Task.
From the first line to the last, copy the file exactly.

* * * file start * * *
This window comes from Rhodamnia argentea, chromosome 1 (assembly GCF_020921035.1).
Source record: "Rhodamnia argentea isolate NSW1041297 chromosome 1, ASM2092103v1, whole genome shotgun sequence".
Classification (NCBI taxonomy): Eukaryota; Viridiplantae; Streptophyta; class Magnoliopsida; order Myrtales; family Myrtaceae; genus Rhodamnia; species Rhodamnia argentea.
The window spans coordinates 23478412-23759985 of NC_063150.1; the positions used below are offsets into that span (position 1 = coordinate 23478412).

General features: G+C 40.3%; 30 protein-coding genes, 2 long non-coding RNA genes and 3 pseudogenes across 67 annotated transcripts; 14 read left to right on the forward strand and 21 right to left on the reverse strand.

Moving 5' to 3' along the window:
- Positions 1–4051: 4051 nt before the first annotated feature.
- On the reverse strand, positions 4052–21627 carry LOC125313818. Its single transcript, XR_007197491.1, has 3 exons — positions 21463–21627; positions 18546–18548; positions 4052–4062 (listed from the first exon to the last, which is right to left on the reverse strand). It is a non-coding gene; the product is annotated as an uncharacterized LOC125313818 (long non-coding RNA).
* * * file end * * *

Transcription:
This window comes from Rhodamnia argentea, chromosome 1 (assembly GCF_020921035.1).
Source record: "Rhodamnia argentea isolate NSW1041297 chromosome 1, ASM2092103v1, whole genome shotgun sequence".
Classification (NCBI taxonomy): Eukaryota; Viridiplantae; Streptophyta; class Magnoliopsida; order Myrtales; family Myrtaceae; genus Rhodamnia; species Rhodamnia argentea.
The window spans coordinates 23478412-23759985 of NC_063150.1; the positions used below are offsets into that span (position 1 = coordinate 23478412).

General features: G+C 40.3%; 30 protein-coding genes, 2 long non-coding RNA genes and 3 pseudogenes across 67 annotated transcripts; 14 read left to right on the forward strand and 21 right to left on the reverse strand.

Moving 5' to 3' along the window:
- Positions 1–4051: 4051 nt before the first annotated feature.
- On the reverse strand, positions 4052–21627 carry LOC125313818. Its single transcript, XR_007197491.1, has 3 exons — positions 21463–21627; positions 18546–18548; positions 4052–4062 (listed from the first exon to the last, which is right to left on the reverse strand). It is a non-coding gene; the product is annotated as an uncharacterized LOC125313818 (long non-coding RNA).